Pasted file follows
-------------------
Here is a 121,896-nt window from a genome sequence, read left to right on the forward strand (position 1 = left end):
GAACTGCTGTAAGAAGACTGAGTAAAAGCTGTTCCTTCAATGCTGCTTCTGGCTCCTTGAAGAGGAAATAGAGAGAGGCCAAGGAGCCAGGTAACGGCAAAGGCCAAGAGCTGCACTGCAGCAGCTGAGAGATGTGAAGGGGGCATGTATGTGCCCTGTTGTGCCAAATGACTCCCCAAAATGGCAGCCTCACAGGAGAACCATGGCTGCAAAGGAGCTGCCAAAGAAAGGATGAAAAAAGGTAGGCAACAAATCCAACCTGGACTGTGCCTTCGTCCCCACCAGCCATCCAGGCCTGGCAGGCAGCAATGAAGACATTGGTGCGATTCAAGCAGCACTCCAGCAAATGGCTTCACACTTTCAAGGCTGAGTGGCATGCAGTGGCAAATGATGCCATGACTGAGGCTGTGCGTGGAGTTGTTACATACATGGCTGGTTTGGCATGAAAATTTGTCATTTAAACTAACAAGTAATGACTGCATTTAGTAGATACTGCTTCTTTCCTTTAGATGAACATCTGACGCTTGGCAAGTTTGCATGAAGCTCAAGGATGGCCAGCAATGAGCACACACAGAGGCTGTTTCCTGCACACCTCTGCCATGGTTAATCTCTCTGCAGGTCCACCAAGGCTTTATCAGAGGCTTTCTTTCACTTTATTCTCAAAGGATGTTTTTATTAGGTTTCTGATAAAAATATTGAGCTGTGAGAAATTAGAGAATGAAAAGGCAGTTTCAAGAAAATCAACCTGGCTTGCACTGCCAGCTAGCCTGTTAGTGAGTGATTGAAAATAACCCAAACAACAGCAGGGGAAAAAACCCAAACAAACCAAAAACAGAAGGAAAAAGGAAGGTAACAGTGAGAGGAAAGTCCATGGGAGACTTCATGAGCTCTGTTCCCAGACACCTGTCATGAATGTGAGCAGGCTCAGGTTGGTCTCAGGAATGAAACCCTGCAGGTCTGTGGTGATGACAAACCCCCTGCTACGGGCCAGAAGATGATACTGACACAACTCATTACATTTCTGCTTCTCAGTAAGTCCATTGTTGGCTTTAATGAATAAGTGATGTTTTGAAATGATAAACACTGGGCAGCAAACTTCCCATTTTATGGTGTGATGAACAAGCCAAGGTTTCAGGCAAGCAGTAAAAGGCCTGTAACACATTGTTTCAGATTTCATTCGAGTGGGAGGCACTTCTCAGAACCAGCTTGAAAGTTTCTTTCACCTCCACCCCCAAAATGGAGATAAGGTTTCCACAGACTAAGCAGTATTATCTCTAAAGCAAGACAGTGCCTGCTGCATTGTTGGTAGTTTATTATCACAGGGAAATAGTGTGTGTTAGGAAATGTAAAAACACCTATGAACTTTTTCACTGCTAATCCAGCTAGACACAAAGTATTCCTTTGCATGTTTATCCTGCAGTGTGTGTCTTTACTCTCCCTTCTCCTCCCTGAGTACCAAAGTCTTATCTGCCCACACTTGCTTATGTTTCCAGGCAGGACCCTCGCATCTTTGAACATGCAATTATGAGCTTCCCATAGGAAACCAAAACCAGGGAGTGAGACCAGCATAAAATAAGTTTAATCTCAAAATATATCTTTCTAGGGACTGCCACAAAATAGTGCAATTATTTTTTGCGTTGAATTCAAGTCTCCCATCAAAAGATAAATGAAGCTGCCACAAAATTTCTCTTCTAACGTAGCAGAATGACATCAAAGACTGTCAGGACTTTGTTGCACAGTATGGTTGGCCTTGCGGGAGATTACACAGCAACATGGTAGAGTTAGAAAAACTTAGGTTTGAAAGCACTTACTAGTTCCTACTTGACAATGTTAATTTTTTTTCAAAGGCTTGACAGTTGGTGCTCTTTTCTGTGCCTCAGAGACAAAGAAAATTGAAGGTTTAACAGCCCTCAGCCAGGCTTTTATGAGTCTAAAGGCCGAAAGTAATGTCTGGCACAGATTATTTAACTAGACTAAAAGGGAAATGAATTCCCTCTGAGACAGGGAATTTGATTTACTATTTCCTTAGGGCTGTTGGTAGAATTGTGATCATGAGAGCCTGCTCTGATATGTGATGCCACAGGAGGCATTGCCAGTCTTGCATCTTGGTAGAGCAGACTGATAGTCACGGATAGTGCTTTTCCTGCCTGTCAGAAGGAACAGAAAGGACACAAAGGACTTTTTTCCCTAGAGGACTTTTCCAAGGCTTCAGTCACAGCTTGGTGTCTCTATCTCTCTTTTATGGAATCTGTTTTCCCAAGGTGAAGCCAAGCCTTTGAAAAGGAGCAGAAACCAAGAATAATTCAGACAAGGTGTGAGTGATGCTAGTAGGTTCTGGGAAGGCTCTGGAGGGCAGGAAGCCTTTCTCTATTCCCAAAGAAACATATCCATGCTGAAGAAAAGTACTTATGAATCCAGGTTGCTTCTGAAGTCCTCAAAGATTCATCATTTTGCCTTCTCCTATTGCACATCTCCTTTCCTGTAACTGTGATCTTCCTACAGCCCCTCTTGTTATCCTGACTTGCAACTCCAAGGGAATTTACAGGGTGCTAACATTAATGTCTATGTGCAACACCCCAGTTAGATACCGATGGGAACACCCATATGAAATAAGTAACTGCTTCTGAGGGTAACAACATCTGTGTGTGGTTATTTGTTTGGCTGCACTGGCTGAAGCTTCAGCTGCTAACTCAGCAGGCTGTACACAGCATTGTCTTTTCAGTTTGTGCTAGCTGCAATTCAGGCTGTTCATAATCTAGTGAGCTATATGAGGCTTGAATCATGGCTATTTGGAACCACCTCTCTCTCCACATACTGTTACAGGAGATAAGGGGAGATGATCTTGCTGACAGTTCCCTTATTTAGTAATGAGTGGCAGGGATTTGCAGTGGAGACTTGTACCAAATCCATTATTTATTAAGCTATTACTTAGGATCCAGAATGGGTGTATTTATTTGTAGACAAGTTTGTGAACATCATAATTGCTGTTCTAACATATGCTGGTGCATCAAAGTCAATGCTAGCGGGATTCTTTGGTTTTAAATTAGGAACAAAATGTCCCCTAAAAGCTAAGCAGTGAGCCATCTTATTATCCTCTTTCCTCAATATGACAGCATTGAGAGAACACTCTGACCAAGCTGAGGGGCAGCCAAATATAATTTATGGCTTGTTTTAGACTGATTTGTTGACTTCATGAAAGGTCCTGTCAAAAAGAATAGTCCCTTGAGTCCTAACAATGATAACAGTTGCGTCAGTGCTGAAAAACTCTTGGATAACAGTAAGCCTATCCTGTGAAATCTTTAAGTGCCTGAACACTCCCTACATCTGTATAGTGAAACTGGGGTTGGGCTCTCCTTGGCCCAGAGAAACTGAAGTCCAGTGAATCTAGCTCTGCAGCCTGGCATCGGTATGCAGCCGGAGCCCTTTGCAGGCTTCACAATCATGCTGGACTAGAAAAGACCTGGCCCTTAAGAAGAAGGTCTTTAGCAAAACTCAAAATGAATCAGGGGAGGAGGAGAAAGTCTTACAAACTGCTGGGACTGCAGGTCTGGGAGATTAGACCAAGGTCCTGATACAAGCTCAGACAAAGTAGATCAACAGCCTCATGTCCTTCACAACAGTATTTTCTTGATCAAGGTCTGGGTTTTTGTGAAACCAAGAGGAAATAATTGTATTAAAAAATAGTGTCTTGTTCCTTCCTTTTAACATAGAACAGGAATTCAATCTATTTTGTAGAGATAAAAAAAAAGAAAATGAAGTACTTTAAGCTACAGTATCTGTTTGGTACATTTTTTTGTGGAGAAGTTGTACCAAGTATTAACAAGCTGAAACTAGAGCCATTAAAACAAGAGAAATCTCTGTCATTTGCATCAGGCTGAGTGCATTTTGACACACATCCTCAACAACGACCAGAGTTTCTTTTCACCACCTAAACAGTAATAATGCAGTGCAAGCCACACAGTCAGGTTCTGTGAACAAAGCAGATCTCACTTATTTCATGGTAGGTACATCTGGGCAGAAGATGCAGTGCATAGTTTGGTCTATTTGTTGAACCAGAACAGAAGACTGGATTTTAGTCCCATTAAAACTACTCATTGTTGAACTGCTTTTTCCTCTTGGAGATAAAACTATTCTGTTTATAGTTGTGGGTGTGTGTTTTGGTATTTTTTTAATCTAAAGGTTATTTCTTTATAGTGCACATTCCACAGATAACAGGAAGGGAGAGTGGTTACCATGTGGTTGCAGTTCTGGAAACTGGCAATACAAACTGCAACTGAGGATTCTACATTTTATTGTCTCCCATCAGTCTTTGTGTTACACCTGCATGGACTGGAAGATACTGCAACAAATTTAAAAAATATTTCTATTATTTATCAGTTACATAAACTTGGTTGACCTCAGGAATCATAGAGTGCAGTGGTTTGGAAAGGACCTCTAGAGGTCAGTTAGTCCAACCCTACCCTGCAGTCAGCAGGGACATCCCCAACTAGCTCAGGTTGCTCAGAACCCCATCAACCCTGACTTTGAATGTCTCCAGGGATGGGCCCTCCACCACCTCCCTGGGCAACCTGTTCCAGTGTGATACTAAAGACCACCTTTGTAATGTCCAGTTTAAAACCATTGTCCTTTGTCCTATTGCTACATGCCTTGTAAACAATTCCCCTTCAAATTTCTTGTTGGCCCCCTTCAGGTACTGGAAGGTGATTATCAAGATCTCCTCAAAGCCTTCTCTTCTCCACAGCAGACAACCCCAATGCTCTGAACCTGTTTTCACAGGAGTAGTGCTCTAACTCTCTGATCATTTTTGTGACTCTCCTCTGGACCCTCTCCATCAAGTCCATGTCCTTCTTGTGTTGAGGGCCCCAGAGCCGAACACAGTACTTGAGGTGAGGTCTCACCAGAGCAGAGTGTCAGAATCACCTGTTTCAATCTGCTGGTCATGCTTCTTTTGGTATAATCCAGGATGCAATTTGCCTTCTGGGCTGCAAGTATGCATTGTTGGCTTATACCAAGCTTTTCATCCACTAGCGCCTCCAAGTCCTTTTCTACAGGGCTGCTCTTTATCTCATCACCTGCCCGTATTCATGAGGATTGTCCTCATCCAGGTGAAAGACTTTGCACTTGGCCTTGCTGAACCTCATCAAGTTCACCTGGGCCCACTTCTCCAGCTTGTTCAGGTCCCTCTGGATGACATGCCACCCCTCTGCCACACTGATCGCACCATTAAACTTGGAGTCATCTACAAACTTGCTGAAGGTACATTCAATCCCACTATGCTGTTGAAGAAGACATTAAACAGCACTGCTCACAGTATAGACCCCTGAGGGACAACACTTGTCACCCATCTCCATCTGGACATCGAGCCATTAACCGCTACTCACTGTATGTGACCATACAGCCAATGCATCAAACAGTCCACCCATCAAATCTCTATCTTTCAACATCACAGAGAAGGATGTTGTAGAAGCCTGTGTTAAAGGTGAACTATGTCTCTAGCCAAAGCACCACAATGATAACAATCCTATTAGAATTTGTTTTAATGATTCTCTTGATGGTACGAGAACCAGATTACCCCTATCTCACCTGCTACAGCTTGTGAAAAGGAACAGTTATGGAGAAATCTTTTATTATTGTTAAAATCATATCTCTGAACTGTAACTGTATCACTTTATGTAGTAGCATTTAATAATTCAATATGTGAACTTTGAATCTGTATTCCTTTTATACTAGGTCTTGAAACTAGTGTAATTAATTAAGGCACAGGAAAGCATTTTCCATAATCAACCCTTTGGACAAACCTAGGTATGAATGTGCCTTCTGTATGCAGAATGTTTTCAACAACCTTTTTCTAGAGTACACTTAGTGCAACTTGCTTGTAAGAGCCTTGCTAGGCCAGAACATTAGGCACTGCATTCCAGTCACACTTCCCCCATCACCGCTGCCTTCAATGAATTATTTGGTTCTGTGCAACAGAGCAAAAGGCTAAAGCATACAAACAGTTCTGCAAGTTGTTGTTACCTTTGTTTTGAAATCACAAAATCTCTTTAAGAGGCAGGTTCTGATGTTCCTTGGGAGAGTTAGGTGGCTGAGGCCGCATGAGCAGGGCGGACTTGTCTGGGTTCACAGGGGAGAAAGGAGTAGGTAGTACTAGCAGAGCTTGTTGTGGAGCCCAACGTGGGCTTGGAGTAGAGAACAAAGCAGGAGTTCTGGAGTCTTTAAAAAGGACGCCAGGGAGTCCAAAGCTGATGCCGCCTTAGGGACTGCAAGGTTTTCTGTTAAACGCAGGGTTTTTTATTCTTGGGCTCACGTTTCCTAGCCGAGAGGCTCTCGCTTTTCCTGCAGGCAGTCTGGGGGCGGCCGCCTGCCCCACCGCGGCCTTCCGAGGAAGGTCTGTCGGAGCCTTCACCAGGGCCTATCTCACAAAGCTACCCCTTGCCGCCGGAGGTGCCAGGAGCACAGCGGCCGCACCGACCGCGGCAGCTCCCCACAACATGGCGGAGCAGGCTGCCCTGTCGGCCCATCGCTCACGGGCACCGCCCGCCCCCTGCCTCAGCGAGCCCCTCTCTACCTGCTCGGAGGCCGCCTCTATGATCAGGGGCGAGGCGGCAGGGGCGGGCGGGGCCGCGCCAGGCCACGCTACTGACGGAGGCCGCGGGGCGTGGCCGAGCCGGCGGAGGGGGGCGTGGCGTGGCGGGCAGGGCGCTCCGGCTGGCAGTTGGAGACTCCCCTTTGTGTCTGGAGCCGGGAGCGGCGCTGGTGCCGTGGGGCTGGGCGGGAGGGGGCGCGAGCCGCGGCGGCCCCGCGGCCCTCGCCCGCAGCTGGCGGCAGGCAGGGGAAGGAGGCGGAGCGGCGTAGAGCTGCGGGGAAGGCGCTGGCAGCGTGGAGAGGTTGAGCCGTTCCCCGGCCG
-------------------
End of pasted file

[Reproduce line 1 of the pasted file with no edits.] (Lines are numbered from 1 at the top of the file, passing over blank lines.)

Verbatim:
Here is a 121,896-nt window from a genome sequence, read left to right on the forward strand (position 1 = left end):